A system consisting of one UV-A (365 nm) and two UV-C (265 nm) light-emitting diodes (LEDs) was built to evaluate the effect of single and combined exposures to UV-A and UV-C LEDs on Klebsiella pneumoniae and Escherichia coli inactivation and subsequent reactivation. The dose was measured by actinometry using potassium ferrioxalate. Of laboratory prepared samples, 10 mL were irradiated for 20, 30, 45, 60 and 90 s. Logarithmic inactivation and percentages of photoreactivation and dark repair were calculated. E. coli and K. pneumoniae were reduced by more than 7 and 4 logs, respectively, at a dose of 21.5 mJ cm−2 using UV-C. No positive synergistic effect on the inactivation of the two bacteria was observed when using a simultaneous combination of UV-C and UV-A, probably due to a reactivation of the bacteria in the presence of UV-A light, which was not observed in irradiated samples under an individual exposure of 265 nm. For E. coli under 265 nm, the percentage of photoreactivation amounted to 10%, 3 h after irradiation. The results of this study demonstrated the capacity to inactivate E. coli and K. pneumoniae up to a considerable level and provide information for the application of UV LEDs in point-of-use systems.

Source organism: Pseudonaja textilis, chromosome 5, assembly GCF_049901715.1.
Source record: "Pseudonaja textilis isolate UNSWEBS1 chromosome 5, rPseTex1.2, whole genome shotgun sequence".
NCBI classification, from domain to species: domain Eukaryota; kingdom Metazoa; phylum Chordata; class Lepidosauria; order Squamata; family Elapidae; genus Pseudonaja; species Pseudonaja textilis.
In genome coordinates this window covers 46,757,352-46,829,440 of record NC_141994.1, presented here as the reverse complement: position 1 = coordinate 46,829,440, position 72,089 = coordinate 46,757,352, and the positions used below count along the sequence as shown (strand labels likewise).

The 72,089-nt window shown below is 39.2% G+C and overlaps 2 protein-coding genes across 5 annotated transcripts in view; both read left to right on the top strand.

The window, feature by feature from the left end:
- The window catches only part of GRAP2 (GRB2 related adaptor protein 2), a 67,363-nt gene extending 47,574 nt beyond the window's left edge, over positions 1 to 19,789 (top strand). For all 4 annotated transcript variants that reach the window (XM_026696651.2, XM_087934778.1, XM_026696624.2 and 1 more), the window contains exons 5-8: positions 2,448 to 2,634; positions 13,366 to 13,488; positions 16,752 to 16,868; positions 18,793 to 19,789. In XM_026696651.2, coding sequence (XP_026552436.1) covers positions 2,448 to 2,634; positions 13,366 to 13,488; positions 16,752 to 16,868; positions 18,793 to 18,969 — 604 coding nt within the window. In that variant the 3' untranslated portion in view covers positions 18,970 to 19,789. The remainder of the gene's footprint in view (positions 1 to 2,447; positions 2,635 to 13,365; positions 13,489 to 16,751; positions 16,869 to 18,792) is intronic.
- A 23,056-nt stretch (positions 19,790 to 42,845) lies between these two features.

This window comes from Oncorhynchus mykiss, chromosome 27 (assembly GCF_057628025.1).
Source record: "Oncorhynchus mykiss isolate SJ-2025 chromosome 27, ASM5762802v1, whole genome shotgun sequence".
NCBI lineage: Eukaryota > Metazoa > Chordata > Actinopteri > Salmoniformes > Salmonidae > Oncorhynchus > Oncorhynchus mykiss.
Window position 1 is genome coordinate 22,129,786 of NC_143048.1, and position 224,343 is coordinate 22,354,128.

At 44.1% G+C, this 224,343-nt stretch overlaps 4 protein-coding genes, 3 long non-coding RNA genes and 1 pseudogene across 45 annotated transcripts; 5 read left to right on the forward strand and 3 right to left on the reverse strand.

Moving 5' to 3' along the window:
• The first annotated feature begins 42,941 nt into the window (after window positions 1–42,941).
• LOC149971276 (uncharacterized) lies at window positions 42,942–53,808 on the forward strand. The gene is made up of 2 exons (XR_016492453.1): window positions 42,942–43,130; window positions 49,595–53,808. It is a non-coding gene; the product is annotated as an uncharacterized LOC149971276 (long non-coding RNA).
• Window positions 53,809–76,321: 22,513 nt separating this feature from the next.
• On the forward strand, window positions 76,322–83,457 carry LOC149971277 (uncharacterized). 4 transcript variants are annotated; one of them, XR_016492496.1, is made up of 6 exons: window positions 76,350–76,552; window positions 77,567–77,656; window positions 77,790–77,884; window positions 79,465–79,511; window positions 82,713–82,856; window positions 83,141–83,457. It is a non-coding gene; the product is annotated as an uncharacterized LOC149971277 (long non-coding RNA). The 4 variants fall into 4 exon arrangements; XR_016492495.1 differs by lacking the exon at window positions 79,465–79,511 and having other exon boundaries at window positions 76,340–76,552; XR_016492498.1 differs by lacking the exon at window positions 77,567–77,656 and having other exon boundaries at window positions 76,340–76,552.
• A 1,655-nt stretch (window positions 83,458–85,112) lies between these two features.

kD was calculated for Klebsiella. pneumoniae, under exposure to 265 nm UV light-emitting diode (LEDs).
K. pneumoniae is more resistant than Escherichia coli under 265 nm exposition.
265, 365 and 265/365 nm were effective to inactivate E. coli and K. pneumoniae.
No positive synergistic effect for inactivation from the 265/365 nm LED combinations.
Photoreactivation was the dominant mechanism of reactivation of E. coli.